Research group leader: Fredrik Westerlund, Associate Professor
In Fredrik Westerlund’s group, we focus on using modern nanotechnology for studies of single molecules, with main focus on DNA. Modern nanotechnology and single molecule techniques have revolutionized biophysics, and potential applications in diagnostics and medicine are becoming more and more realistic.
The DNA activities of the Westerlund group can be divided into two main research areas:
In the first we use and continue to improve an optical DNA mapping assay developed in our lab. By combining a fluorescent molecule and a molecule that only binds to AT-basepairs we form a barcode along the DNA that reflects the underlying sequence. To reveal the barcode, the DNA is stretched in the nanofluidic channels. This assay allows for fast identification and characterization of large pieces of DNA. Our current main focus is to use the assay to identify and characterize bacterial plasmids that carry genes coding for antibiotic resistance.
In the second we are using the nanochannels to study DNA-protein interactions. We have developed a lipid-based passivation scheme that allows for long time imaging of DNA-protein complexes in a way previously not possible. This opens up the possibility to investigate any DNA-binding protein that affects the physical properties of DNA. We have used this lipid-passivation of nanochannels to study both proteins that form filaments on DNA and proteins that compact DNA. Current focus is devoted to DNA-protein systems that are difficult to characterize with traditional single molecule techniques that are hampered by for example, the attachment of the DNA ends to beads or surfaces.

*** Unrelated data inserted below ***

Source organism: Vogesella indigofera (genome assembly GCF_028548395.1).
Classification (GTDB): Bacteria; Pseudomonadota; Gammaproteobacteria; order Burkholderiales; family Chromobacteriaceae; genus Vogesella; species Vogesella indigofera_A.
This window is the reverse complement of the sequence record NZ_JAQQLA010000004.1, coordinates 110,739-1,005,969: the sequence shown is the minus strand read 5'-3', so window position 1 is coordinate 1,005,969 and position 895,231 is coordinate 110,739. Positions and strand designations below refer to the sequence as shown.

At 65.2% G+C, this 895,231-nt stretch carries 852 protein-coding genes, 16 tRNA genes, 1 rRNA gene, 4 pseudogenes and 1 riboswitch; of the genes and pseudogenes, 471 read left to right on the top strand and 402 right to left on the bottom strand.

We are also interested in applying the nanofluidic concept to research areas beyond stretching DNA, and have recently started a collaborative project where we use the nanochannels to study biologically relevant particles such as exosomes and viruses. The nanochannels are in this project used as a parallelized nano-flowcytometer, and keep the particles in focus making it possible to observe them for extended times allowing to detect faint signals.
Furthermore, we have recent interest in using the nanochannels as a reactor in liquid-phase heterogeneous catalysis. In this project the nanochannels serve as a means of exposing the particles to controlled amounts of chemicals, to mix reagents close to the particle of interest, as well as to focus the products of the reaction for downstream analysis.
We urge potential summer students, master thesis students, PhD students and postdocs that are interested to work in the lab to contact Fredrik Westerlund, firstname.lastname@example.org!
The research is sponsored by the European Research Council, the Swedish Research Council, The Swedish Child Cancer Foundation, The Swedish Cancer Foundation, and Knut and Alice Wallenbergs Stiftelse.